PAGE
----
Sustaining the Brazil Nut Corridor
The Alliance for a Sustainable Amazon’s mission is to conserve the biodiversity and natural resources of the Peruvian Amazon for the benefit of all those who live in and depend on the rainforest. Based in Madre de Dios, they work by combining research and education with community-based conservation, acting as a resource to their neighbors across the region.
Most of the world's supply of Brazil nuts comes from Madre de Dios, where a belt of designated concessions are stewarded by harvesters known as concessionaires. Brazil nut trees’ life cycle requires intact tropical rainforest, so as long as the harvest is sufficient these concessions will continue to support a wildlife corridor the size of Connecticut. Among their many projects, the ASA works to assist Brazil nut concessionaires in maintaining the productivity of their forests by holding workshops on Brazil nut cultivation and raising seedlings to be planted in forest gaps.
Wild Green Future has funded several grants to support their work. These include support for the initial creation of the Brazil nut program and construction of the vivero in which seedlings are grown, as well as funding for infrastructure improvements at the ASA’s field station, Finca las Piedras. This is the third year of our organizations’ partnership, and we are excited to continue supporting their excellent work.
Read the full details of the program at the ASA's website, linked here!
Rebuilding the Palouse Prairie
Based in north-central Idaho and the Palouse ecoregion, the Palouse Land Trust has been assisting landowners to conserve native habitat through conservation easements since 1995.
The Palouse Prairie is only found in this region, and it is among the most endangered ecosystems in the continental United States with less than 1% of original habitat remaining. With a team of 3, they maintain connectivity and relationships with landowners across a 12 million acre region. The Land Trust has been able to secure over 540 acres of this prairie type and has contributed to the protection of several threatened species such as the Spalding’s catchfly (Silene spaldingii) and giant Palouse earthworm (Driloleirus americanus). Their detailed conservation plan lists goals for the Land Trust and describes how they will utilize data to create stability and sustainability in a patchwork ecosystem.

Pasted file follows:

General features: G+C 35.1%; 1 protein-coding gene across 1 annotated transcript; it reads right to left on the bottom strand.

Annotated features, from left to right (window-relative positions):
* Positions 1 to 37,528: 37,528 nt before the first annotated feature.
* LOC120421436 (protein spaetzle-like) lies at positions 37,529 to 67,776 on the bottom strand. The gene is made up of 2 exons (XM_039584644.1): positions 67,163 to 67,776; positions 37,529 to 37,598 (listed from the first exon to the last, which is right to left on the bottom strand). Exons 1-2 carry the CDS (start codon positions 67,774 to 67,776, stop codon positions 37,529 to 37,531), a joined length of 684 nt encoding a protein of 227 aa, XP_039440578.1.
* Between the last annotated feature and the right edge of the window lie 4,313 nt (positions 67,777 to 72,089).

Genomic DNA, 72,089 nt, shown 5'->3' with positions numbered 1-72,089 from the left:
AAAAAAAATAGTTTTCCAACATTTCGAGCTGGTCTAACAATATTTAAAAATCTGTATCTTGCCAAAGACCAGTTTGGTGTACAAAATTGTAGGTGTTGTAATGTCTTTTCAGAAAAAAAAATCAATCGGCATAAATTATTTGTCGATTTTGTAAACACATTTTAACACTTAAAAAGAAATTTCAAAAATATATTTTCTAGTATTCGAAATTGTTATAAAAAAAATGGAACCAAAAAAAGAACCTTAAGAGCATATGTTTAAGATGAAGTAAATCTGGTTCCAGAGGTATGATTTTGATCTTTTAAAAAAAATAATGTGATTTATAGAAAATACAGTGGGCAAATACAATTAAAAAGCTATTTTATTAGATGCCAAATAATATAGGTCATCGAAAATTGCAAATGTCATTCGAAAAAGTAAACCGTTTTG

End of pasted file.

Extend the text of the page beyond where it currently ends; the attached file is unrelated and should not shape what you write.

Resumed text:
We provided funding for Palouse Land Trust to hire a paid Americorps intern. This gives a great opportunity to an early-career conservationist and a vital addition to the Palouse team.
Learn more about the Palouse Land Trust on their website, linked here!
Conserving Reptile Habitat
Ashton Biological Preserve is a land and tortoise conservation organization in central Florida. They manage and protect over 100 acres of valuable upland habitat on the preserve itself, and are active in the conservation and management of over 1000 acres in the broader region.
The lands they work on support a number of rare and endangered herpetofauna species, including a healthy population of gopher tortoises, a keystone species in the southeastern US. They also have an active education component to their work, teaching thousands of children in classrooms about the wildlife of their region every year.
Wild Green Future has funded the installation of solar panels on the preserve, which provide them with cheaper, more consistent power than would otherwise be available at their remote field station.
Read more about Ashton Biological Preserve's work at their website, linked here!
Cleaning Florida's Freshwater Ecosystems
Founded in 1993, Current Problems started as a small river cleanup group and has evolved into a nonprofit which conducts restoration and community outreach as well as large cleanups across a quarter of the state of Florida.
Their outreach efforts communicate to locals how to be stewards of their land, and they seek to make themselves obsolete by reducing plastic pollution at its source. Every cleanup is zero-waste: bags are compostable, supplies are reused, and no plastic waste is generated from the cleanup effort. Current Problems has between 7 and 13 cleanups every month, and they have removed over 1,000,000 pounds of waste in their 30 years of work.
Wild Green Future has provided Current Problems with funding for cleanup supplies, a paid environmental education intern, and a boat to allow them to expand their operations to larger detritus and more remote locations.
Learn more about Current Problems on their website, linked here!